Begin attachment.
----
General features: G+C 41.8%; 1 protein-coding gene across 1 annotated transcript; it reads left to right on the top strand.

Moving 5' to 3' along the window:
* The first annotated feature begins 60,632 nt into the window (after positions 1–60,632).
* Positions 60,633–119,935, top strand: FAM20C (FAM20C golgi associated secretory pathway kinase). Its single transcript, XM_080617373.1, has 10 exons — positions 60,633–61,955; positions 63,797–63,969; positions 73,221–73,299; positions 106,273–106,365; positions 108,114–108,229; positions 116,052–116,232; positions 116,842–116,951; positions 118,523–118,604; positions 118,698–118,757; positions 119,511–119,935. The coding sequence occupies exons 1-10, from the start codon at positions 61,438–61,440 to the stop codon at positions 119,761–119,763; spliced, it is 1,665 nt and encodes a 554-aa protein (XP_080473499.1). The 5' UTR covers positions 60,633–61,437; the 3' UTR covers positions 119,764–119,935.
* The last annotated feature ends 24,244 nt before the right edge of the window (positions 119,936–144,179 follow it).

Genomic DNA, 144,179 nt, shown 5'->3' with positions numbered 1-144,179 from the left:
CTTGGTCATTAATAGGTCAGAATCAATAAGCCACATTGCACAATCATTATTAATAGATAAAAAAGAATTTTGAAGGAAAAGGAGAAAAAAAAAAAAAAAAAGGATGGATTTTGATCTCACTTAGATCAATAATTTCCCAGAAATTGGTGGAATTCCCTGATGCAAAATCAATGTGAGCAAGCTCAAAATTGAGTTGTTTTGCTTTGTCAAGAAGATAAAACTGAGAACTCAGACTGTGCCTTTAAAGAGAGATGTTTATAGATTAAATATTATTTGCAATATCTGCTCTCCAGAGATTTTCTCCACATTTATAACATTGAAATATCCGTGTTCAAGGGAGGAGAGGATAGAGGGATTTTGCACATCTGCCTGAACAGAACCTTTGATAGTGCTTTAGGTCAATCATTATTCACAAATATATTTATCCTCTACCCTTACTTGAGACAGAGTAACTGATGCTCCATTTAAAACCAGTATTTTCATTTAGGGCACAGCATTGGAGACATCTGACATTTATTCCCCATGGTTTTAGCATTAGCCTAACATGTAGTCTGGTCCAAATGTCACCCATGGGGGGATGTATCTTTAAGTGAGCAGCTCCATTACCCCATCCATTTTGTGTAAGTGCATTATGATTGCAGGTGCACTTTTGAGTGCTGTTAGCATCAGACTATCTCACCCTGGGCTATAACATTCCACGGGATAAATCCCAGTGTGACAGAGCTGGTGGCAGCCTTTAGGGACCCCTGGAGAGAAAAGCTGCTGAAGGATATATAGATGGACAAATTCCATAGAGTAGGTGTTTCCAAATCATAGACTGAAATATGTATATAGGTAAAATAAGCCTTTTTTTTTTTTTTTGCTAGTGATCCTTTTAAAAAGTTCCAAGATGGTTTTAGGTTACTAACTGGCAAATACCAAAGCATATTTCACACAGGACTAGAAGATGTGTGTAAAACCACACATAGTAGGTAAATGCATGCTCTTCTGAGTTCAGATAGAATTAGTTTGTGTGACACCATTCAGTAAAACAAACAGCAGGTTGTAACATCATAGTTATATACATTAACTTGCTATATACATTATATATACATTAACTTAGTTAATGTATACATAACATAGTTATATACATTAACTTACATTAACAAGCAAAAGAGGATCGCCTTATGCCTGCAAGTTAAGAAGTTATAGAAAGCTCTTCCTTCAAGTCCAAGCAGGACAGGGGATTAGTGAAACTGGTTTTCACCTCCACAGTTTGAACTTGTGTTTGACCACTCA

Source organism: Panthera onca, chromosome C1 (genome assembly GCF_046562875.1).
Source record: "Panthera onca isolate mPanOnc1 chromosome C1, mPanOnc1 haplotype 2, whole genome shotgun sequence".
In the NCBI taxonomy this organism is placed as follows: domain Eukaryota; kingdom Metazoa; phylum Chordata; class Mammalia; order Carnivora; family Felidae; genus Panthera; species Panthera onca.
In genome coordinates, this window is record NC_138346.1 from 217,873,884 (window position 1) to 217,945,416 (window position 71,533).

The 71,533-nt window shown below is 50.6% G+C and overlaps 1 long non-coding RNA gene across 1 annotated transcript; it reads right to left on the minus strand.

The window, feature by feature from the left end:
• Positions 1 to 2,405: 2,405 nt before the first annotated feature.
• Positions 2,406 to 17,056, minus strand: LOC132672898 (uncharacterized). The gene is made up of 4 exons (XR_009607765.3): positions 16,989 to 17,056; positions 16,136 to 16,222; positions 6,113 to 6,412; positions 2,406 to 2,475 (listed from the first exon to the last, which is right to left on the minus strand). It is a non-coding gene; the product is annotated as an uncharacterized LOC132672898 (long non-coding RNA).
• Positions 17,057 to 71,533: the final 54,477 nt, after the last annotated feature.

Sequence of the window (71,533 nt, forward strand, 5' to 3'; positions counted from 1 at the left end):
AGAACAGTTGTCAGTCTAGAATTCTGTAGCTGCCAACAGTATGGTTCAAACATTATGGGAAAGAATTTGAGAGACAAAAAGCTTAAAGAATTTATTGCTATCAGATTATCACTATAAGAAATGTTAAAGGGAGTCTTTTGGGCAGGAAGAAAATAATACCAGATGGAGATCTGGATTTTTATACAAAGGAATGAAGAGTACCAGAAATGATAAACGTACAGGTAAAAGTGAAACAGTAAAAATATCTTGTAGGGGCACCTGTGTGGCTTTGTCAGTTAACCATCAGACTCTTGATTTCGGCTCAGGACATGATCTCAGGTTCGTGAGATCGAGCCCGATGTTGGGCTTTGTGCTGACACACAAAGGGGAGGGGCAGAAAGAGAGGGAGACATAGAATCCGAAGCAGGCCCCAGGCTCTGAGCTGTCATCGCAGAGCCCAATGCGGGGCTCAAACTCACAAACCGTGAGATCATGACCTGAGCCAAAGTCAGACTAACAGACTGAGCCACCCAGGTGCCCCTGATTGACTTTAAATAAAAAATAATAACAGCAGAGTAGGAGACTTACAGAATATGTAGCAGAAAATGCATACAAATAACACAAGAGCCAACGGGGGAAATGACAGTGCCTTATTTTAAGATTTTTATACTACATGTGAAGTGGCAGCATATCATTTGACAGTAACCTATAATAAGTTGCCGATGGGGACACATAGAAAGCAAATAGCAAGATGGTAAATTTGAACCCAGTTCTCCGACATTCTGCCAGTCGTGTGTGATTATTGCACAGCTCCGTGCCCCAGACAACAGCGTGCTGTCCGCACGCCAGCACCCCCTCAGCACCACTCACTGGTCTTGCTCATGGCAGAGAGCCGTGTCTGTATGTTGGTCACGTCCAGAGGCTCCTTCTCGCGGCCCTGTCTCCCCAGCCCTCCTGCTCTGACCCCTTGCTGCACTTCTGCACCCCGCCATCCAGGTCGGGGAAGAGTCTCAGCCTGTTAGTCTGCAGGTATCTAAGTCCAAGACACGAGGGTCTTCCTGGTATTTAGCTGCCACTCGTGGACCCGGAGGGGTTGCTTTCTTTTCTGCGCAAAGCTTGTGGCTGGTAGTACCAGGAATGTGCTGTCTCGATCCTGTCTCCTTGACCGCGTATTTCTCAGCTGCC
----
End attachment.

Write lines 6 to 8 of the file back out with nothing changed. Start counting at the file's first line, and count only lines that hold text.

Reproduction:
Genomic DNA, 144,179 nt, shown 5'->3' with positions numbered 1-144,179 from the left:
CTTGGTCATTAATAGGTCAGAATCAATAAGCCACATTGCACAATCATTATTAATAGATAAAAAAGAATTTTGAAGGAAAAGGAGAAAAAAAAAAAAAAAAAGGATGGATTTTGATCTCACTTAGATCAATAATTTCCCAGAAATTGGTGGAATTCCCTGATGCAAAATCAATGTGAGCAAGCTCAAAATTGAGTTGTTTTGCTTTGTCAAGAAGATAAAACTGAGAACTCAGACTGTGCCTTTAAAGAGAGATGTTTATAGATTAAATATTATTTGCAATATCTGCTCTCCAGAGATTTTCTCCACATTTATAACATTGAAATATCCGTGTTCAAGGGAGGAGAGGATAGAGGGATTTTGCACATCTGCCTGAACAGAACCTTTGATAGTGCTTTAGGTCAATCATTATTCACAAATATATTTATCCTCTACCCTTACTTGAGACAGAGTAACTGATGCTCCATTTAAAACCAGTATTTTCATTTAGGGCACAGCATTGGAGACATCTGACATTTATTCCCCATGGTTTTAGCATTAGCCTAACATGTAGTCTGGTCCAAATGTCACCCATGGGGGGATGTATCTTTAAGTGAGCAGCTCCATTACCCCATCCATTTTGTGTAAGTGCATTATGATTGCAGGTGCACTTTTGAGTGCTGTTAGCATCAGACTATCTCACCCTGGGCTATAACATTCCACGGGATAAATCCCAGTGTGACAGAGCTGGTGGCAGCCTTTAGGGACCCCTGGAGAGAAAAGCTGCTGAAGGATATATAGATGGACAAATTCCATAGAGTAGGTGTTTCCAAATCATAGACTGAAATATGTATATAGGTAAAATAAGCCTTTTTTTTTTTTTTTGCTAGTGATCCTTTTAAAAAGTTCCAAGATGGTTTTAGGTTACTAACTGGCAAATACCAAAGCATATTTCACACAGGACTAGAAGATGTGTGTAAAACCACACATAGTAGGTAAATGCATGCTCTTCTGAGTTCAGATAGAATTAGTTTGTGTGACACCATTCAGTAAAACAAACAGCAGGTTGTAACATCATAGTTATATACATTAACTTGCTATATACATTATATATACATTAACTTAGTTAATGTATACATAACATAGTTATATACATTAACTTACATTAACAAGCAAAAGAGGATCGCCTTATGCCTGCAAGTTAAGAAGTTATAGAAAGCTCTTCCTTCAAGTCCAAGCAGGACAGGGGATTAGTGAAACTGGTTTTCACCTCCACAGTTTGAACTTGTGTTTGACCACTCA

Source organism: Panthera onca, chromosome C1 (genome assembly GCF_046562875.1).